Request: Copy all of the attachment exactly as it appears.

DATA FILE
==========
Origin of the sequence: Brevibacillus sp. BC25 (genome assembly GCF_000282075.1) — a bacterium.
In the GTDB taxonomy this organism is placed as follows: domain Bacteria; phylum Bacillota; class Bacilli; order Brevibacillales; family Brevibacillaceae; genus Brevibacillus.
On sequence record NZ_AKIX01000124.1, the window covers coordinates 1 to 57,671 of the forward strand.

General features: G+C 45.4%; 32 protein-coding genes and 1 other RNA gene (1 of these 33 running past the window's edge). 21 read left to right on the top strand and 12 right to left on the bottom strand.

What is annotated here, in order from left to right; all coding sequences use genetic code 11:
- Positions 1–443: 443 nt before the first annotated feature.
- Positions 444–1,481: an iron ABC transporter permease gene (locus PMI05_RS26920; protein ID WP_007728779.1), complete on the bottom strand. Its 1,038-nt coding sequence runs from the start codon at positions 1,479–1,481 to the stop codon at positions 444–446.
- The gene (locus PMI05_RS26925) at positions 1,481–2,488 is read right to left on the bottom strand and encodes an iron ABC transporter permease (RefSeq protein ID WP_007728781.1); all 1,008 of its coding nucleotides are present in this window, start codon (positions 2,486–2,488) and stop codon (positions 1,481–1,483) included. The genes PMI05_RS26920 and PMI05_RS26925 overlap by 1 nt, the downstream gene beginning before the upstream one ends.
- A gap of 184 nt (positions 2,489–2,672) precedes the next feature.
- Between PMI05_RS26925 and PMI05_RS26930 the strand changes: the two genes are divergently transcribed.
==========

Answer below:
Origin of the sequence: Brevibacillus sp. BC25 (genome assembly GCF_000282075.1) — a bacterium.
In the GTDB taxonomy this organism is placed as follows: domain Bacteria; phylum Bacillota; class Bacilli; order Brevibacillales; family Brevibacillaceae; genus Brevibacillus.
On sequence record NZ_AKIX01000124.1, the window covers coordinates 1 to 57,671 of the forward strand.

General features: G+C 45.4%; 32 protein-coding genes and 1 other RNA gene (1 of these 33 running past the window's edge). 21 read left to right on the top strand and 12 right to left on the bottom strand.

What is annotated here, in order from left to right; all coding sequences use genetic code 11:
- Positions 1–443: 443 nt before the first annotated feature.
- Positions 444–1,481: an iron ABC transporter permease gene (locus PMI05_RS26920; protein ID WP_007728779.1), complete on the bottom strand. Its 1,038-nt coding sequence runs from the start codon at positions 1,479–1,481 to the stop codon at positions 444–446.
- The gene (locus PMI05_RS26925) at positions 1,481–2,488 is read right to left on the bottom strand and encodes an iron ABC transporter permease (RefSeq protein ID WP_007728781.1); all 1,008 of its coding nucleotides are present in this window, start codon (positions 2,486–2,488) and stop codon (positions 1,481–1,483) included. The genes PMI05_RS26920 and PMI05_RS26925 overlap by 1 nt, the downstream gene beginning before the upstream one ends.
- A gap of 184 nt (positions 2,489–2,672) precedes the next feature.
- Between PMI05_RS26925 and PMI05_RS26930 the strand changes: the two genes are divergently transcribed.